ANYWAY. Enough of that stuff. Energy Dots are just sour little Vitamin B12 supplements that really don’t have a clinically proven effect on making you energetic. They’re pretty sour and taste somewhat like a Flintstones vitamin tablet. BOOORING.

Peeps Marshmallow Trees

2 comments Written on February 15th, 2011 by
Categories: Food
Tags: , , ,

You can't see the forest for the Peeps.

Product: Peeps Marshmallow Trees
Purchased at: Big Lots (University Place)
Price: $0.08/package (originally $1.00 – 90% holiday clearance merchandise + 20% off coupon)

Marisa’s Take: You know in romantic comedies when the leading man focuses in on the dream girl, time slows down and you know that’s the girl he’s going marry? That was me with Peeps (sadly, I cannot marry a Peep). I knew I would review them sometime within the life of this blog, but just didn’t know when. I feel they’re they’re a perfect candidate for Clearance Cuisine – holidays come and go, but hundreds of Peeps remain on stores shelves, waiting to be eaten.

Now, I’ve eaten lots of Peeps in my life. I know what they taste like. But they’re just something like a marshmallow coated in colored, granulated sugar and manufactured into a different shape for every major holiday that’s just downright endearing.

I wasn’t planning on buying any in the near future until the “90% OFF ALL HOLIDAY MERCHANDISE” sign caught my eye at Big Lots. Coupled with my 20% off coupon, this brought each box to 8 cents a piece. I grabbed the six remaining boxes and the box that they cam in and hauled my bounty to the cash register.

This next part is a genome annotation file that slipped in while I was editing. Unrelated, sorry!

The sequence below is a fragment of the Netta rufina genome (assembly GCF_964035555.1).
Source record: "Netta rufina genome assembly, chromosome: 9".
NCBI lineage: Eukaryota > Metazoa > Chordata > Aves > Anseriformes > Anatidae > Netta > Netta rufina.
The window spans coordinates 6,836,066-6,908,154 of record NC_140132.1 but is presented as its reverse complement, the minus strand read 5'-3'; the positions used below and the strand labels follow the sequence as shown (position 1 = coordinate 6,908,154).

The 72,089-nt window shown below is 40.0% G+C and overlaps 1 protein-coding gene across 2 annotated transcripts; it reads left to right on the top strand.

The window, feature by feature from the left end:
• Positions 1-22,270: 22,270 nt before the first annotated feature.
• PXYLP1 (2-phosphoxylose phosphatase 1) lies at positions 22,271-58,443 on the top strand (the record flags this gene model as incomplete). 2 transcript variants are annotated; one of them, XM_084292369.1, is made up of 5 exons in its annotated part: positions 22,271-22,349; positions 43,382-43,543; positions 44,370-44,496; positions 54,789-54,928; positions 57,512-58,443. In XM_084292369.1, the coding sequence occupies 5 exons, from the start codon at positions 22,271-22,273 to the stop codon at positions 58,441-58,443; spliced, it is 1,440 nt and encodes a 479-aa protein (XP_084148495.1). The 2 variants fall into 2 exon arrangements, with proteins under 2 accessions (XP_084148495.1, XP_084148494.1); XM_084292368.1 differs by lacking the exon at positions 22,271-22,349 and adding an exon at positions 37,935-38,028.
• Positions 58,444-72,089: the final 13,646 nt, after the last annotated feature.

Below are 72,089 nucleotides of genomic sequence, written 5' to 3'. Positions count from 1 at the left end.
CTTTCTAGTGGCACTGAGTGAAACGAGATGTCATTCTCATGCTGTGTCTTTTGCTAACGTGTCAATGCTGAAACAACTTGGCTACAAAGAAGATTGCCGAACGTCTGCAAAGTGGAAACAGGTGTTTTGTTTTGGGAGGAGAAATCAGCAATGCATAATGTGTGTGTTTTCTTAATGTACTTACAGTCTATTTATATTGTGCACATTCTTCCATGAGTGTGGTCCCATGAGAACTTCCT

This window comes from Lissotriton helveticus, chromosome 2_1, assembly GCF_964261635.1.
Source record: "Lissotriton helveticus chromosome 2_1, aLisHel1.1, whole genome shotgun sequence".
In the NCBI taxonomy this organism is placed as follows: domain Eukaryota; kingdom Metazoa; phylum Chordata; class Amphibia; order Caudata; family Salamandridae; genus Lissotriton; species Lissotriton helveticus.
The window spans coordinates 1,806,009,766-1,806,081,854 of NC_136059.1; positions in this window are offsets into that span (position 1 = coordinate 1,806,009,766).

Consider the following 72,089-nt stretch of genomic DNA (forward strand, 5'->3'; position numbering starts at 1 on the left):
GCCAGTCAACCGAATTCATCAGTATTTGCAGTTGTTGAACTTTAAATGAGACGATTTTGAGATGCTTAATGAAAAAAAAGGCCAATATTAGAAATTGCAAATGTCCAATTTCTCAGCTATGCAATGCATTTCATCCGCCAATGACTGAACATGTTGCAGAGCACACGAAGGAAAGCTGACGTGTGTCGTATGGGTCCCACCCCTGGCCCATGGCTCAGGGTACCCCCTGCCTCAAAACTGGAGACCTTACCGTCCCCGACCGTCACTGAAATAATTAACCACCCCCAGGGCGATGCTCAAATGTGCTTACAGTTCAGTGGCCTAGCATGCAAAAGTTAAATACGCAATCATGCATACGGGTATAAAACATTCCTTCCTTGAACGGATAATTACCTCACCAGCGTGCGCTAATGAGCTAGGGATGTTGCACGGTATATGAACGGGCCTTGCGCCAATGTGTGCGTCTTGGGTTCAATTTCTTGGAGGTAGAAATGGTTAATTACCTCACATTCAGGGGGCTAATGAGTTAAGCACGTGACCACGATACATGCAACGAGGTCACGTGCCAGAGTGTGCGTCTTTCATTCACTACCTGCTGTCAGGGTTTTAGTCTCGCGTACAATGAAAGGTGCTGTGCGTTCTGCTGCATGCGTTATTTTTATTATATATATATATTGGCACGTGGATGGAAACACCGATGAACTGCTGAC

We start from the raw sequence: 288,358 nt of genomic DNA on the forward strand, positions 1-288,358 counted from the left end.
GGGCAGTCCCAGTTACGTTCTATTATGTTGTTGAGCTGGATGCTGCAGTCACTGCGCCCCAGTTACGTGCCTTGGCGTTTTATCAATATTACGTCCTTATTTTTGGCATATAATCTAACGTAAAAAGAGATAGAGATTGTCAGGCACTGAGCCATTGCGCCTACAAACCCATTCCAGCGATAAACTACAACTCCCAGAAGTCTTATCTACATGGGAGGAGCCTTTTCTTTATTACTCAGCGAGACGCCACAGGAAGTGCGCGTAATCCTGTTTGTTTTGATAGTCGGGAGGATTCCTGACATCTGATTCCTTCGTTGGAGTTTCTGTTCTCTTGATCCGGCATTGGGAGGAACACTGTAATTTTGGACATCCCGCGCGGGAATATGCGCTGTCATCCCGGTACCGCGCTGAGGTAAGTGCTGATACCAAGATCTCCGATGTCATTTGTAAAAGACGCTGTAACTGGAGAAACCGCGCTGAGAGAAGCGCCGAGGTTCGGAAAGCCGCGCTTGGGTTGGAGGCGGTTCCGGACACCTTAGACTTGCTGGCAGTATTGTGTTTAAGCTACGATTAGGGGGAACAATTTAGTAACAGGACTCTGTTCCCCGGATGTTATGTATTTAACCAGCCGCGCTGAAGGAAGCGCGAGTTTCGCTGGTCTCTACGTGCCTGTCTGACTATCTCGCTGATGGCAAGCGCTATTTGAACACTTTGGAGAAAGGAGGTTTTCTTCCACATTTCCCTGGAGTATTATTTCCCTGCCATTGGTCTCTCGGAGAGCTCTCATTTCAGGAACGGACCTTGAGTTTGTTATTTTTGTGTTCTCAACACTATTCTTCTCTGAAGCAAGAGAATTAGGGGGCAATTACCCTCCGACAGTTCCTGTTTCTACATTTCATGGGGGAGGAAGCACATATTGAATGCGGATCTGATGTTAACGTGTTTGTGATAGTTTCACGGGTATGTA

Now at first, I was nervous about how old my marshmallow trees would be, considering they had been produced specifically for the holiday season and now it was mid-January. To my surprise, the box said they were good until November 2012! The Hulu video linked above mentions their long shelf life – apparently some people even like to slit the plastic packaging open so the Peeps inside can “firm up” before being enjoyed (aged like a fine Peep?).

There’s nothing like biting (more like tearing) into a Peep, crunching though the sugar coating and chomping the marshmallow innards. It is a bit sadistic when it happens to be a little yellow (or lavender or orange or pink, etc.) chick or bunny as opposed to a tree.

In addition to providing a puffy sugar snack, they also provide great subjects for photos. Now you can recreate those dioramas that you had to do in middle school with cute little chicks, trees, bunnies or snowmen (as you can see we did below). Valentine’s Day happened to be yesterday, so you’re sure to find some great deals on hearts and I <3 U‘s real soon. Enjoy.

Fun Fact: Apparently, there’s a Peeps Store in Maryland! We should do a food factory/store road trip if we ever win the lottery and don’t have any commitments.

Ben’s Take: They’re peeps. That look like trees. Peeps are gross.

Buy Christmas Tree Holiday Peeps on Amazon.com!